Post by dutchhunter » Wed Nov 26, 2008 3:59 pm

we leave it on as long as possable it prevents the meat from drying out and keeps it clean DUTCH

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wabi
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Post by wabi » Wed Nov 26, 2008 7:18 pm

To me the best tasting venison is one that is shot cleanly and dies quickly, then is processed ASAP! When I did my own I would frequently have it home and hanging on the skinning gambrel within an hour or two of field dressing it. If the weather was cold I would skin it immediately then let it cool for a few hours before cutting it up, but if it was warm I'd get the meat off the carcass right away. It's easier to cut up when it's chilled, so I'd often put the large boneless pieces in clean plastic bags and referigerate them for a few hours or overnight before slicing & grinding the meat.
Now I usually take them to my buddy's processing plant and skin them and hang them in the cooler overnight. I usually have them processed within 24 hours. The exception is if he's not home and I can't get to the skinning gambrel. Then I'll hang them in the cooler with the skin on, and skin and process them the next day. Can't really tell much difference in taste.
wabi

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Post by crazyfarmer » Wed Nov 26, 2008 7:27 pm

I dont see any taste difference between one thats processed that same day or the next lol.. it all tastes good to me. I know when we process deer for the hunters for the hungry we wont process ones that smell like crap from the guts being ripped. Its just not worth the chance. If I pop the gut ill rinse it out just to get the smell off but thats just on the rib meat anyway. I like to be as clean as possible though so thats the reason for washing mine out if its gut shot.

But ive left deer hanging over night and cant see a taste difference. Its easier to remove a fresh hide compared to a 1 day old one also


btw, we age our beef for 10 days :P Hides removed of coarse LOL

hunter 740
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Post by hunter 740 » Wed Nov 26, 2008 7:32 pm

I like to skin mine then let it hang four or five days weather permitting.When I'm ready to butcher it I peel all the dried membrane of the meat,my grandpa use to call it talon.then I debone it vacum seal annd freeze.

kitty kat
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Post by kitty kat » Wed Nov 26, 2008 7:33 pm

I have been tempted over the years to have bbq deer ribs cooked over an open fire. They say it is excellent for the open fire lets the excess fat run out. All visable fat is to be removed and any shiny coating removed. We do not put water of any kind on the meat for that just invites bacteria to form. If it is dirty , scrape it clean . We have let some of the meat hang for several days and had some butchered and packaged the next. There doesn't seem to be a magical formula for us anyway. If the hunting goes well this weekend I will be having some of those ribs cooked over an open hard maple fire. Wish me luck on both plans. :lol:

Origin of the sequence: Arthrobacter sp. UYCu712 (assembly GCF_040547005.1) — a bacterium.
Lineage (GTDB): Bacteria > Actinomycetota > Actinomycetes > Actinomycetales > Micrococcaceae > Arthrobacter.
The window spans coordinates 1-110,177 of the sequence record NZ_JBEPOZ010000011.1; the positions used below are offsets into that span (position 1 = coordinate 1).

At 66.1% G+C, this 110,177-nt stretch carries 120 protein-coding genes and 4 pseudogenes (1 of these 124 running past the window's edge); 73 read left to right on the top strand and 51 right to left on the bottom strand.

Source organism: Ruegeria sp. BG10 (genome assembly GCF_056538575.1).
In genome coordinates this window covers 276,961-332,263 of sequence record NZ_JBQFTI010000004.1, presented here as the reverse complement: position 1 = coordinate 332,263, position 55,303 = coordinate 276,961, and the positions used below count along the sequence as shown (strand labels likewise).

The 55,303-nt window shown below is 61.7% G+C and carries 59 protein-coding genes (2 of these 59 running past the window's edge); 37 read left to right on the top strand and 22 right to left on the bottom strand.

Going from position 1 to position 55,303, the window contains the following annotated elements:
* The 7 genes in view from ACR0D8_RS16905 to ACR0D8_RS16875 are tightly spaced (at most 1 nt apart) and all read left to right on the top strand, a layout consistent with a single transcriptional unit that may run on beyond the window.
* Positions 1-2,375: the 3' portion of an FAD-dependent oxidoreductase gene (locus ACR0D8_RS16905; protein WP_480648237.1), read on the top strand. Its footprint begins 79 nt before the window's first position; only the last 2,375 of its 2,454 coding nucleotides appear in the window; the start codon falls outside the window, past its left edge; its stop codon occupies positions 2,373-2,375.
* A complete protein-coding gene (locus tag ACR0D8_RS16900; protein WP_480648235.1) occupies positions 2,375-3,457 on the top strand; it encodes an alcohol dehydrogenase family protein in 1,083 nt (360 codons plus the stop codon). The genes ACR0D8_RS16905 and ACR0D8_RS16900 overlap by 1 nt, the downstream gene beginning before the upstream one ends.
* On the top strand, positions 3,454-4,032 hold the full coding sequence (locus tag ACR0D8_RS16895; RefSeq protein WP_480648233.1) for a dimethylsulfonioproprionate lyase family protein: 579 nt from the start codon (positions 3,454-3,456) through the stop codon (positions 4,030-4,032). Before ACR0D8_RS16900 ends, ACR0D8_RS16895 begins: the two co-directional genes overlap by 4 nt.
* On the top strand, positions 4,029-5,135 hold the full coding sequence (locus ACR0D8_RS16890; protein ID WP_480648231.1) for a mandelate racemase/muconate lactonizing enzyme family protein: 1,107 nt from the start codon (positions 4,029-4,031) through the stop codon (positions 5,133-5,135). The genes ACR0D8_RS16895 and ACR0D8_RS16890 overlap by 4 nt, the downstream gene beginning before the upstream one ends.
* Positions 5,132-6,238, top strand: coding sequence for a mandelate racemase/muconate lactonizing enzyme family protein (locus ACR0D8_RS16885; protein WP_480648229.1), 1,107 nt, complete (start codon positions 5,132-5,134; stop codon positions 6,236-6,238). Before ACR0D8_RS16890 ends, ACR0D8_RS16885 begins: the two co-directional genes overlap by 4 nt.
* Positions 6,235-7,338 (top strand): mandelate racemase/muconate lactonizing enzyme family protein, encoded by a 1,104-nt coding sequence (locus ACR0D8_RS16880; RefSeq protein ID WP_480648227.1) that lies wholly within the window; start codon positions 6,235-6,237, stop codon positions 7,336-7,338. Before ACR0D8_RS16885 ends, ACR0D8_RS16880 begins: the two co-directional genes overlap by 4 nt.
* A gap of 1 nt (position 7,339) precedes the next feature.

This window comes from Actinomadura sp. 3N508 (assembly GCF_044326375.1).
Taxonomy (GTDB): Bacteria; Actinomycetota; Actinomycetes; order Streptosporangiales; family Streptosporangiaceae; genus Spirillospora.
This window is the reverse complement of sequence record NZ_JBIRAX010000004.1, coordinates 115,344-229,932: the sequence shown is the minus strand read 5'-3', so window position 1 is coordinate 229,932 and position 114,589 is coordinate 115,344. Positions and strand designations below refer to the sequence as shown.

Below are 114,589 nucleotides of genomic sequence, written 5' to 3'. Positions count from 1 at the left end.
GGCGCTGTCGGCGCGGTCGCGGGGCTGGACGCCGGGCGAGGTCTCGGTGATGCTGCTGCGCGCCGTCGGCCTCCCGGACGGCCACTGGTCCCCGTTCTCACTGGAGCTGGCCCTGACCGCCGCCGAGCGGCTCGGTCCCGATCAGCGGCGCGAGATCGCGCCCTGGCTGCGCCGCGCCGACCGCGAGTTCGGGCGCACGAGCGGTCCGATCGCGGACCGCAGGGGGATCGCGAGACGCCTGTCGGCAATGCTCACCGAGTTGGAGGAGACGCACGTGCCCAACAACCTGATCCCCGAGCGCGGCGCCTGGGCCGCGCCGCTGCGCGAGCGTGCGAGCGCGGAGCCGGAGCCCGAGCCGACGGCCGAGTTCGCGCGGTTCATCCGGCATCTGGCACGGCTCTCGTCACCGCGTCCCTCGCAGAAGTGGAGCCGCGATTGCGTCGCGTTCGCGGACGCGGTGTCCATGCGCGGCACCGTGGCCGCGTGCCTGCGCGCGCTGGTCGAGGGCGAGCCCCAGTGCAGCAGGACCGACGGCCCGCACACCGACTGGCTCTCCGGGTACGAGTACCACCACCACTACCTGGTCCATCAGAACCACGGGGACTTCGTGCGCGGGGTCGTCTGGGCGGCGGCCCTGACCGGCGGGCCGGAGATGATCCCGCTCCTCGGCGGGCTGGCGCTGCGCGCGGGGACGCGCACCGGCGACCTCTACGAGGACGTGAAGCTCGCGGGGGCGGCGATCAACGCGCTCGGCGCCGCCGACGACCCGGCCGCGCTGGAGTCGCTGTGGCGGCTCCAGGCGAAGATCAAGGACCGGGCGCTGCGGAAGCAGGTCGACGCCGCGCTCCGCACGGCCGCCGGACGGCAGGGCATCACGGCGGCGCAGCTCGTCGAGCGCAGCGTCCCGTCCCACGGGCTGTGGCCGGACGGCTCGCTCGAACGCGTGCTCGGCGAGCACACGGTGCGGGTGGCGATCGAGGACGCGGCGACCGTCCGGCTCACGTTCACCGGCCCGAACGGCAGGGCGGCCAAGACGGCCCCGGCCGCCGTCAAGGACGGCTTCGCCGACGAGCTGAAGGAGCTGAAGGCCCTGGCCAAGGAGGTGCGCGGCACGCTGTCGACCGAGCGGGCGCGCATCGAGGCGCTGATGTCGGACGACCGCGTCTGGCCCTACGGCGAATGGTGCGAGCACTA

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crazyfarmer
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Post by crazyfarmer » Wed Nov 26, 2008 7:34 pm

hunter 740 wrote:I like to skin mine then let it hang four or five days weather permitting.When I'm ready to butcher it I peel all the dried membrane of the meat,my grandpa use to call it talon.then I debone it vacum seal annd freeze.
sorta the same reason for aging beef.. makes it much easier to handle and cut

hunter 740
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Post by hunter 740 » Wed Nov 26, 2008 7:53 pm

We've allways butchered our own beef and pork so I hang my deer the same.The back straps on the other hand don't hang they go in the house with me for some special treatment,eatun!!!.

Curdog
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Deer

Post by Curdog » Wed Nov 26, 2008 8:05 pm

We do ours a little different here in my part of the South. My buddies and I skin and quarter the deer right after we get one, then place the hams, loins and shoulders in a big cooler, throw in a couple of hand fulls of salt, cover with ice and then fill cooler with cold water, then we pour off the water every day or so, and add new ice and water for up to a week, hard to believe how much blood comes out of the meat and settles to the bottom of the cooler. Then when we get ready to cut up the meat it gets dried off and processed, cold meat slices much better than hot. Curdog